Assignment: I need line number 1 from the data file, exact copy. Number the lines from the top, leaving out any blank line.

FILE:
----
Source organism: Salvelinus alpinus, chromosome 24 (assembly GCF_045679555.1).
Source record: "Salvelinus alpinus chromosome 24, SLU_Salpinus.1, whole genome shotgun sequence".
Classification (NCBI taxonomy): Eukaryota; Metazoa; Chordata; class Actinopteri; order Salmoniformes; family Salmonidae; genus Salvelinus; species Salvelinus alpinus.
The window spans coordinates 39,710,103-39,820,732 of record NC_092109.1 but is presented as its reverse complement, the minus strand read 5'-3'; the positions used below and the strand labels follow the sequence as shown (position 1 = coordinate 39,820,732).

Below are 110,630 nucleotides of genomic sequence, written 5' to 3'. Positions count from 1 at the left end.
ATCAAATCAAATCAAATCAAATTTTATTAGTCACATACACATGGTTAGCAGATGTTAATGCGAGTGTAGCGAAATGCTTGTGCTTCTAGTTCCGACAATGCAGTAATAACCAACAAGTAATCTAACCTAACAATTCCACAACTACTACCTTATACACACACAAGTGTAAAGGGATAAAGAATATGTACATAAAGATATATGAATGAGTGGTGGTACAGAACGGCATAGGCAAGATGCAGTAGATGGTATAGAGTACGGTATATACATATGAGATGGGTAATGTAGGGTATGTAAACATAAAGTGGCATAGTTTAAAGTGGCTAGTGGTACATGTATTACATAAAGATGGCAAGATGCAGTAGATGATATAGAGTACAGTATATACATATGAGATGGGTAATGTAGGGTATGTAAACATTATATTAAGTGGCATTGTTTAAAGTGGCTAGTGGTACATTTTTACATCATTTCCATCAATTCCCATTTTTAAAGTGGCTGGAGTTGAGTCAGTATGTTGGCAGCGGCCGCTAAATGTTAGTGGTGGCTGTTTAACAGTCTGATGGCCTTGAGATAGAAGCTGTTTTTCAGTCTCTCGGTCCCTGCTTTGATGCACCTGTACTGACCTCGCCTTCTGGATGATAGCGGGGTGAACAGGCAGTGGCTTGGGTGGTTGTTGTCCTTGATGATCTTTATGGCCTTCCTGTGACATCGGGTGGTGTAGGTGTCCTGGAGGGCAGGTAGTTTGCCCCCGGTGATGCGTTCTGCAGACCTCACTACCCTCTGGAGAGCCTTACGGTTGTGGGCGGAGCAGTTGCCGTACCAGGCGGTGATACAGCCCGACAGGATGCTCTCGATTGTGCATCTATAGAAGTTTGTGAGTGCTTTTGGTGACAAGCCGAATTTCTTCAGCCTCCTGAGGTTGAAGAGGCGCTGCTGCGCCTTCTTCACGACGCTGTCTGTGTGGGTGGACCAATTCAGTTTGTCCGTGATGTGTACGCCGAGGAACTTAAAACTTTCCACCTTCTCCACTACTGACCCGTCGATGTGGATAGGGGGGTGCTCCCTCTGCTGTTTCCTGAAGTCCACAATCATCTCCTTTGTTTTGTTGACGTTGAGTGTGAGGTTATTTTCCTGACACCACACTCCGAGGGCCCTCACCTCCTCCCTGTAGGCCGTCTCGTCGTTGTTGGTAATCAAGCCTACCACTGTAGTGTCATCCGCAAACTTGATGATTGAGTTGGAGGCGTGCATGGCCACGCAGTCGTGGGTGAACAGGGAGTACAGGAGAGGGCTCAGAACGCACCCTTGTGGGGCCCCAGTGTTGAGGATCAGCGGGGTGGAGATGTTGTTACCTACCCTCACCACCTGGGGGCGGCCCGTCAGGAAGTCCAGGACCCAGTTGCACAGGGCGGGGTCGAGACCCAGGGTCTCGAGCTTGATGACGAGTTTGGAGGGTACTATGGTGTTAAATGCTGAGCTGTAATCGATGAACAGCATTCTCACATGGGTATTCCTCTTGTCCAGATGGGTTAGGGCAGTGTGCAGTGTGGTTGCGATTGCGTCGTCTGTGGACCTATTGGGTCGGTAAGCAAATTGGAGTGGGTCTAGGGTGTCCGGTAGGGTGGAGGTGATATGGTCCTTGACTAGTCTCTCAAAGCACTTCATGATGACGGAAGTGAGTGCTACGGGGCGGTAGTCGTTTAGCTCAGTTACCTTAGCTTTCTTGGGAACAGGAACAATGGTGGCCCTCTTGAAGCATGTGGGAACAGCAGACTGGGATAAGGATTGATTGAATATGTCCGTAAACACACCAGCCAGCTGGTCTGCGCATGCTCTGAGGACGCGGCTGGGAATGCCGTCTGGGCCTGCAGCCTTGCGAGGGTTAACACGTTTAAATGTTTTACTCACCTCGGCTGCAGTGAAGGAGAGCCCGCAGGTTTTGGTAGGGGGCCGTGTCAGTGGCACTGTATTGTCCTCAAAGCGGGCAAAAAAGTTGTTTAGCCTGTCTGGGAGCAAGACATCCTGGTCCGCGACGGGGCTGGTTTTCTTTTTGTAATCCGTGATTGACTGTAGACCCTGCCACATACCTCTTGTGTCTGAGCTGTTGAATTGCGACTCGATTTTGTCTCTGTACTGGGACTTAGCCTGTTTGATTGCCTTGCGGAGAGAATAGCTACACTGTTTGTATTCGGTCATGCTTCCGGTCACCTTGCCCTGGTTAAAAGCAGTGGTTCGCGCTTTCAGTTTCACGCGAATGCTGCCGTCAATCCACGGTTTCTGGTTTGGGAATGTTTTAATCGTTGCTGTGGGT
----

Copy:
Source organism: Salvelinus alpinus, chromosome 24 (assembly GCF_045679555.1).